Hunters Discover Frozen Baby Woolly Rhino Remains in Siberia

Telling stories about a hunt is part of the fun and these two Siberian hunters will forever have a good tale to tell. Last September, two hunters were traveling along a stream in Siberia when they spotted wavy auburn hair rising out of the permafrost, according to Wired.com (the hunters were not named in the story). At first dismissing it as a dead caribou, the two realized their mistake as they got closer and ended up freeing the preserved body of a frozen baby woolly rhino. They stored it through the winter before delivering the body to the Sakha Republic Academy of Sciences last week.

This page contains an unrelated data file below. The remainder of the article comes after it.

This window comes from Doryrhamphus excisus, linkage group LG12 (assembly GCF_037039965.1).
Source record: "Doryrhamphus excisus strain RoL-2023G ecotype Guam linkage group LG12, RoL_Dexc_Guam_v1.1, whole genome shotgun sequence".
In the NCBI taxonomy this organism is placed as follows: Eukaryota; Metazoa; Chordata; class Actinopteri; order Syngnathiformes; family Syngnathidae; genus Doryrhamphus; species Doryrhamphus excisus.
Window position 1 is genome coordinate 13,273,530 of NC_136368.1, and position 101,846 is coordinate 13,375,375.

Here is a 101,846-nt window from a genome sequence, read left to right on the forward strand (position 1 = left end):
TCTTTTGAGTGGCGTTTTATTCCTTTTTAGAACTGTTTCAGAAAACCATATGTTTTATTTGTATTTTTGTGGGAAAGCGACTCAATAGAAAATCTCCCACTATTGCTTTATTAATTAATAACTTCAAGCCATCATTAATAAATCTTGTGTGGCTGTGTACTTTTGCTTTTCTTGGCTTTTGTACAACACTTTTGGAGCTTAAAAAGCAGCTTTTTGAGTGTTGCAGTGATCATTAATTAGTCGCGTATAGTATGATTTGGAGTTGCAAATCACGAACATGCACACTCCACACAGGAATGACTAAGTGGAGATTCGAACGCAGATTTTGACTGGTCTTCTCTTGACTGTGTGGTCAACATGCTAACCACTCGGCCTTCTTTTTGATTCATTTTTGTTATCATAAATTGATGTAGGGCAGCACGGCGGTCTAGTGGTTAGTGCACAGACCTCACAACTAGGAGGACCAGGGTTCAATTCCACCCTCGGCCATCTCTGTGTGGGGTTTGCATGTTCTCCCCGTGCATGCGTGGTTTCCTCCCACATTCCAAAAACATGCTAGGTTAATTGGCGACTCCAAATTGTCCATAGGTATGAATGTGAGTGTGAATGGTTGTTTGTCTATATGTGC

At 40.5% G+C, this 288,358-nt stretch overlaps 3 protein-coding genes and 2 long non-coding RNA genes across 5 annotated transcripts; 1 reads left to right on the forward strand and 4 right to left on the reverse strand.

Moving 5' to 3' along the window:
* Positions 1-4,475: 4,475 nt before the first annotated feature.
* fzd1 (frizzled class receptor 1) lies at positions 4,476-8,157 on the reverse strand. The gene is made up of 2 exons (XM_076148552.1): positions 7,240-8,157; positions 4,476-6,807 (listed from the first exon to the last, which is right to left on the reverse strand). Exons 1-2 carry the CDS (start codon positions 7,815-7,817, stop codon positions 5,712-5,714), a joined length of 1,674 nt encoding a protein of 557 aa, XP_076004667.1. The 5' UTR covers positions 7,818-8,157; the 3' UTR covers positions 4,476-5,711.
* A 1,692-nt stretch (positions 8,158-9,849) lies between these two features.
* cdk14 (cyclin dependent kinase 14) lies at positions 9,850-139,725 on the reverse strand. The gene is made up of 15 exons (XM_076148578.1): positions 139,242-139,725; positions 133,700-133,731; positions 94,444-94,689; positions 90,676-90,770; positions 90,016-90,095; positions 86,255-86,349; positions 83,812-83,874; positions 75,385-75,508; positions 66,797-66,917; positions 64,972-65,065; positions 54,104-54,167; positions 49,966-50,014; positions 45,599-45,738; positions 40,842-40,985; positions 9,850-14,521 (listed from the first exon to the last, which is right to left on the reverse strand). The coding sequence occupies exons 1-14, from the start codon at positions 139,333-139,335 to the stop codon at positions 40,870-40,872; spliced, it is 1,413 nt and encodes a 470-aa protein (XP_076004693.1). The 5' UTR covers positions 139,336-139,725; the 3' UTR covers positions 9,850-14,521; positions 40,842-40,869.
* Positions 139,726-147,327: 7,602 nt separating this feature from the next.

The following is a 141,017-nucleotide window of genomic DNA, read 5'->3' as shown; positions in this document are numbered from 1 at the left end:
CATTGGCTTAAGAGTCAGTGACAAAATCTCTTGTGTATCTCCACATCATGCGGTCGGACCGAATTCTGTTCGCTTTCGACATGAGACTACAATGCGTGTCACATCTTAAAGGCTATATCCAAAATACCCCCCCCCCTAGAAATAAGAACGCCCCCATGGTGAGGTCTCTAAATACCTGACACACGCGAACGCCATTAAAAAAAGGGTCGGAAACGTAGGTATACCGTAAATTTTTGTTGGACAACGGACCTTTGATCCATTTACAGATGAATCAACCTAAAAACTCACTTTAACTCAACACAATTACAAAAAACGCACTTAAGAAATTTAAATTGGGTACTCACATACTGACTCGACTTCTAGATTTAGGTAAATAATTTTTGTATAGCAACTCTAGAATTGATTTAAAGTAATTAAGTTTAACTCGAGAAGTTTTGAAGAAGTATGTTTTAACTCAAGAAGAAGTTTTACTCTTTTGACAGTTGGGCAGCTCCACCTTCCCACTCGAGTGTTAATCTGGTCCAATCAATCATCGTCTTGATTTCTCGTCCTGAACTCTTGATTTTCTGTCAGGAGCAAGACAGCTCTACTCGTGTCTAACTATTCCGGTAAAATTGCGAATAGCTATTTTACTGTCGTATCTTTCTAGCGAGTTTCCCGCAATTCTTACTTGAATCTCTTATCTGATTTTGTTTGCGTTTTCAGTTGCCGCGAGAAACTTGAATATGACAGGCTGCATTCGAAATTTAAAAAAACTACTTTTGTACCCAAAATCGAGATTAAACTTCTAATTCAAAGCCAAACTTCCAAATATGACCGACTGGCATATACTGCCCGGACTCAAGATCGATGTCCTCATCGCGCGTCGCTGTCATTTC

The baby woolly rhino, which has been dubbed, “Sasha,” is one of the few woolly rhinos discovered and the only calf, according to Wired. Scientists believe that she was about 18 months old when she died and hope that her discovery will alleviate some of the mystery surrounding woolly rhinos’ living conditions, development, and their relationship to modern-day rhino species. Woolly rhinos lived during the Pleistocene time period and scientists estimate Sasha to be 10,000 years old.

Thanks to the permafrost, Sasha’s remains were largely intact and scientists not only have the skeletal leg, torso, and head, but also an ear, an eye, teeth, two horns, and some wool-covered skin, which they hope still contains DNA to better link the woolly rhino with today’s living rhino.